Treasurer’s Report– Larry Beardsley
As Treasurer I see both sides of the financial picture- the weekly giving as well as the expenses that we incur every month. This has been a hard summer. We have met our weekly budget giving target only two weeks since the first week of May and this shortfall has taken a toll on the checking account. Thankfully for much of that time our expenses were not as high as we expected, but in July we received several surprises that have brought us back to our estimated expenses.
Remember, even if you are absent from church – our expenses continue. As our church attendance increases as we resume our Fall schedule, please consider making up giving that was missed during summer absences.
The 2020 budget has been prepared and a copy has been placed in everyone’s mailbox. I want to thank the Budget and Finance Committee for their work on this. The committee made an estimate of what we believe will be our income for 2020 and has made a first cut at the 2020 budget. There will probably be revisions made as we get additional input. We will approve the 2020 Budget at the November Voter’s Meeting. If you have any questions about the budget, please feel free to contact anyone on the Budget and Finance Committee.
Notes from President, Charles Martz:
Please be sure to let the Pastor know he is doing a fine job in his Pastor Duties. Let Lance Hoffman know he is doing a fine job with arranging the Sunday organists. Things have slowed down a while for the Mission Board.
The first draft of the 2020 budget was presented at the Voters’ Meeting in August. There were no major concerns or suggestions. However, this has not been presented to Council yet. More than likely, there will be some changes. The latest copy will be in your mailboxes. Please review this version and contact anyone on the Finance Committee with any concerns, questions or suggestions you may have no later than September 14. (The names are listed on the copy of the budget.) Your input really is important to us. I will continue to give you updated copies. The final proposal will be voted on at the November Voters’ Meeting.
We are into the second half of the year already. And like most summers, attendance and giving is down. So please remember to stay current with your weekly giving.
The building project is completed! Thanks to your pledges, we should be able to finance it without using monies from our budget or other savings’ accounts. There are probably not very many other churches that are financially able to do that. Thanks be to God and to all of your for your commitment to Zion.
Script – Becky Beardsley
Ladies Aid has decided to add more dates to the calendar for Script orders. Beginning this month, orders will be sent in every other month. So the next order will be September 22. We need a minimum order of $350. The list I give you is a very small portion of what is available. Check out www.scrip.com for much more. Think about the things you use on a regular basis and keep those on hand – especially food and gas. Kids and grandkids going back to school love the fast food and gas cards. (I speak from experience!) Please contact me if you need any help. Thanks for your support.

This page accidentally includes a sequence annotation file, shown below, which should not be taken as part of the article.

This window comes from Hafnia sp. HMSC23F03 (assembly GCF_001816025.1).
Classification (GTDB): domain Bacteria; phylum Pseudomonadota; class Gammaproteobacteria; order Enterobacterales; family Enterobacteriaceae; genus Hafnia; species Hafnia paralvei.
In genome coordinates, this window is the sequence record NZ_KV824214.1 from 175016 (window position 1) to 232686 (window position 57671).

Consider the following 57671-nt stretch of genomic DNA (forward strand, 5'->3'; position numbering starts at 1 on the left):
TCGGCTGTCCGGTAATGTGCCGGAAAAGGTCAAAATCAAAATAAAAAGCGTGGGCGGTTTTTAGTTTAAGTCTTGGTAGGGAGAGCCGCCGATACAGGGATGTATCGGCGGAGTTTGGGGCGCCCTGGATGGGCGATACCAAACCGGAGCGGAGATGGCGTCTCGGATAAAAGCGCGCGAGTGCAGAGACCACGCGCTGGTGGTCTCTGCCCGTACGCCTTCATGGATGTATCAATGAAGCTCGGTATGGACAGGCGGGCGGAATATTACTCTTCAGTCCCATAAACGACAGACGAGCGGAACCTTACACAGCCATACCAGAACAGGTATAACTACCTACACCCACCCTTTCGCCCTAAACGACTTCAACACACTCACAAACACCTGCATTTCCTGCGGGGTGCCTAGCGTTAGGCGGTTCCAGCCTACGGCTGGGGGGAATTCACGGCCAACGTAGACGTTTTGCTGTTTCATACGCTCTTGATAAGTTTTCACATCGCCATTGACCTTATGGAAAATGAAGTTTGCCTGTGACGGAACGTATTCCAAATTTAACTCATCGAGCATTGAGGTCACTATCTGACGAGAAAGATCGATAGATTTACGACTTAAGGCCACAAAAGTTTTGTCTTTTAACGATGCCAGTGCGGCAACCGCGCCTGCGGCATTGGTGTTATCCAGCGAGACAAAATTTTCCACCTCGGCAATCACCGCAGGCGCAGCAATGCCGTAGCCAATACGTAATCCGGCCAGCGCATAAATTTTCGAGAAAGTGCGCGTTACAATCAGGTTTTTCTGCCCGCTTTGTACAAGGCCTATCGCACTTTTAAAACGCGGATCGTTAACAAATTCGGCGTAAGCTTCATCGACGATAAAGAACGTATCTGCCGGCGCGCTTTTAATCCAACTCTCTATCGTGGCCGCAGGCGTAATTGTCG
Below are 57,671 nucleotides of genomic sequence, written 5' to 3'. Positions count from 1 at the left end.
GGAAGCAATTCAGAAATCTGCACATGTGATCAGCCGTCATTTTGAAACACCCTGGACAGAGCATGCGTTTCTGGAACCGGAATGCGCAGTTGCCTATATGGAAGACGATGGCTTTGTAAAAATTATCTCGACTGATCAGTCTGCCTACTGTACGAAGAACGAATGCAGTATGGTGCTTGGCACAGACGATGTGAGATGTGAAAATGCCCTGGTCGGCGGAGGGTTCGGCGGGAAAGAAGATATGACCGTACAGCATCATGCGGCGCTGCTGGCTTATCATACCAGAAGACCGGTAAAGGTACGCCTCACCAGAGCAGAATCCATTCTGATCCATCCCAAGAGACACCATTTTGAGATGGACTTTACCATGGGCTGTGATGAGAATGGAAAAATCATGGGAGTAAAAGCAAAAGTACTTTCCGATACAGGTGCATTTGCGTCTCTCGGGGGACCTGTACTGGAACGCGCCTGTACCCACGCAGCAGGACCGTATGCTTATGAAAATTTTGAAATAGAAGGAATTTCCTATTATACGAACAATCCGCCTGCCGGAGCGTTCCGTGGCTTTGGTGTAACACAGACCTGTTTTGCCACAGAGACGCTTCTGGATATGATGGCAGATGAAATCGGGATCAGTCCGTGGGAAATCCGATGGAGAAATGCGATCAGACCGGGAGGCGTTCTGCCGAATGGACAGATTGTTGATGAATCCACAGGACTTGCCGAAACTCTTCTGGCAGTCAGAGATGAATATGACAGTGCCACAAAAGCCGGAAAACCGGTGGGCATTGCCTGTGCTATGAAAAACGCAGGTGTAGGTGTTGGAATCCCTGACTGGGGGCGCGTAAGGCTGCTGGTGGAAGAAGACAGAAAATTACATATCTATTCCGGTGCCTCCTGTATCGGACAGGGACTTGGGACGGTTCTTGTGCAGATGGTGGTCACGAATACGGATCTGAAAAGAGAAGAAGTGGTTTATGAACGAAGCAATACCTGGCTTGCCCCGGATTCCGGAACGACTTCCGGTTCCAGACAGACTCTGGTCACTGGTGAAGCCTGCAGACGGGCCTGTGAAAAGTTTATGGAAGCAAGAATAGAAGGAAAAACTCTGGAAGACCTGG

The Church Year – Larry Beardsley
September is upon us, school has started and we are moving into our Fall routine. As in August, September has no specific holidays, we continue in The Time of the Church, The Season after Pentecost (17th through 21st Sundays). Our Old Testament lessons will come from Psalms. Our Epistles will include the whole book of Philemon – all 21 verses and our Gospels are a range of accounts of Jesus’ teachings and interactions with people ranging from Pharisees to Lepers.
Altar paraments and vestments are green during Trinity except on specific Feast or Festival days. At Zion we have adopted the practice of using the Apostle’s Creed during the Time of the Church (“green season”).
Three Festival days fall in September: September 14th, Holy Cross Day; September 21st, St. Matthew, Apostle and Evangelist; September 29th, the Feast of St. Michael and All Angels. On September 29th we celebrate the Feast of St. Michael and All Angels. On the Feast of Michael and all Angels, popularly called Michaelmas, we give thanks for the many ways in which God’s loving care watches over us, both directly and indirectly, and we are reminded that the richness and variety of God’s creation far exceeds our knowledge of it. On that Sunday altar paraments and vestments will be white.
Are you trying to think of some special way to recognize a birthday, an anniversary or another significant day? One way to do this is to purchase and dedicate the Altar Flowers on a special Sunday. There is a Flower Calendar on the bulletin board in the Fellowship Hall where you can sign up for flowers on any Sunday. We have a great arrangement with Baker’s Flowers in Kendallville – for $30.00 per Sunday they provide us with two vases of fresh flowers for our altar and FREE DELIVERY. Sign up for a Sunday and your occasion will be noted in the bulletin for that Sunday. Just mark “Flowers” as a special offering on that Sunday to cover the flower expense.